My dad turned 70 this year, and the hard fact of that number induced a sudden fearful realisation; my dad is going to die one day. Of course it is inevitable, but as humans we have the ability to ignore the obvious. We just brush it aside and carry on. This day, however, made me take a mental step back and actually look at my dad, through the eyes of someone who has just met him – and he looks old.
Yes, he devotes time to maintaining his mental and physical fitness. Being long retired, Dad is under no obligation to get out of bed by a certain time each day, spend the day sitting in an office, teach children, or labour. He chooses to do those things. Dad is active every day, usually helping others in some capacity. He will give anything a try, and do anything for anyone – but there are days when he had been unwell. Recently he underwent treatment for skin cancer on his face. Everything is fine, however he is one of the lucky ones. 2016 has been a depressing year regarding cancer diagnoses in, and deaths of, my friends’ parents.
A secondary realisation that came from looking at my dad was that by the time reach his age, the Government will want us to still be working. At the moment, the pension age in Australia is 65, raised to 67 for those born after 1957 … call me a cynic, but I firmly believe in the next 20 – 25 years (when we will reach this target), the requirement will have increased again to 70. Neither Mr. ETT nor I want to be obligated to work until that age, which is why we are beginning to engage with the idea of FI. We are too late for the full RE, because the time it takes the compounding effect to work for us will put us at the retirement age anyway, but we are working toward a couple of goals:
A Comfortable Retirement
Regardless of the age we retire, we want to have enough to continue or only slightly reduce the standard of living we have now. AFSA produces calculations every quarter detailing what modest and comfortable levels of living look like for retirees. We would like to be even better than their calculated standard.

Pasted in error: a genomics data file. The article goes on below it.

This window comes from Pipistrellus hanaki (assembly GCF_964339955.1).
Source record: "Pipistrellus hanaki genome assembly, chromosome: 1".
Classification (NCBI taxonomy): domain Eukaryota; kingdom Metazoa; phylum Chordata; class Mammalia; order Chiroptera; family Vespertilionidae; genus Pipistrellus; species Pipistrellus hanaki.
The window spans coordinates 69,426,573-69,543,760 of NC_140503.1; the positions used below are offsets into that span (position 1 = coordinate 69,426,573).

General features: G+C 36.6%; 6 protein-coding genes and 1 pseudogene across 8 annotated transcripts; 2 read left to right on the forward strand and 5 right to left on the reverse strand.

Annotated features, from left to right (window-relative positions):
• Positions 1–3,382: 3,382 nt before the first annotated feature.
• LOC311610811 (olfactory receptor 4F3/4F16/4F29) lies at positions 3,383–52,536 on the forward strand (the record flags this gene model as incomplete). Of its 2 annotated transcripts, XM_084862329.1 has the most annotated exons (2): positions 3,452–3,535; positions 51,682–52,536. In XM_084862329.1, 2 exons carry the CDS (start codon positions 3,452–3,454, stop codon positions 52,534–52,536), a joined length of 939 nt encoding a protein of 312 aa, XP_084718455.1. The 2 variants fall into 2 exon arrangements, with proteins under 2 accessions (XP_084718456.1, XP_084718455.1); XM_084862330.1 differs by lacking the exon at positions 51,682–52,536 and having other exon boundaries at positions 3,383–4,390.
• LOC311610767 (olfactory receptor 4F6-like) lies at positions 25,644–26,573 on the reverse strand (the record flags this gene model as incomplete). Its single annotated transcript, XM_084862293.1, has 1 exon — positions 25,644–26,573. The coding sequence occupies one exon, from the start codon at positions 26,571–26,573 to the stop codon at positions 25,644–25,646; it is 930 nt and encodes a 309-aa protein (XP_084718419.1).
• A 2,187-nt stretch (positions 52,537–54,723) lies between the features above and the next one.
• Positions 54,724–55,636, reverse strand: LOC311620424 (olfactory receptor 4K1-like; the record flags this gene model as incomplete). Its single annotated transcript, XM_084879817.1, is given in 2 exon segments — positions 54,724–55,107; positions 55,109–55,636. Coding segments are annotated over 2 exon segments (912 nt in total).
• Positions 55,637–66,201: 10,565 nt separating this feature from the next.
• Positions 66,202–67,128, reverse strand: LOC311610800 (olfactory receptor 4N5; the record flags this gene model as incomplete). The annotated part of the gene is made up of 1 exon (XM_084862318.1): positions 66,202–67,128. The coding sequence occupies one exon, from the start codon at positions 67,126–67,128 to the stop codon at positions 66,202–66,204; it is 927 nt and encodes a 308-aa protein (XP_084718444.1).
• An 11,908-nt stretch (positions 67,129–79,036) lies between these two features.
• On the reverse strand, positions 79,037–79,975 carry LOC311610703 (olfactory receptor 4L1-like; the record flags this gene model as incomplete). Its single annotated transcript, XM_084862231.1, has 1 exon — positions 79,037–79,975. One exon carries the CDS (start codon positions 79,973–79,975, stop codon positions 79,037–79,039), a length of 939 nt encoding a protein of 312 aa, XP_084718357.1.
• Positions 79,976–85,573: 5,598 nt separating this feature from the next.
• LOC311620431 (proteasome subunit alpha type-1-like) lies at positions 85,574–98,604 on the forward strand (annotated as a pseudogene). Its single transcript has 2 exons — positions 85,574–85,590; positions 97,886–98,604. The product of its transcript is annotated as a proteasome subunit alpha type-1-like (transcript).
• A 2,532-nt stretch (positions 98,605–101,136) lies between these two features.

No Reliance on the Pension
We’ve had a good life, and by being sensible now, we should be able to continue to do so without falling back on Government support. There are a lot of people who haven’t had the opportunities we have had in life (like basic financial management education), or are forced to stop working due to ill-health. I would rather the support go to those who genuinely need it. I see the pension as a safety net, not an inalienable right.
We Want to Retire a Little Early
Even if it is only a week, we want to have enough to be able to make a statement. “Government, we can survive for the next week without needing any support from you. We are choosing to retire at 69 and 51 weeks”. That is what FI is all about – the freedom to make choices.
At this point, we aren’t seriously on the path to FIRE. Quite frankly, our minimum Savings Rate is only slightly above the Australian average, which was 12% in March 2016. The difference is that we have a long-term goal for our investments. Hopefully as they begin to grow, we will become more inspired. I will be honest and declare right now: you will never see a savings rate of 70% on Enough Time To… and we are OK with that.
Will you be able to retire early?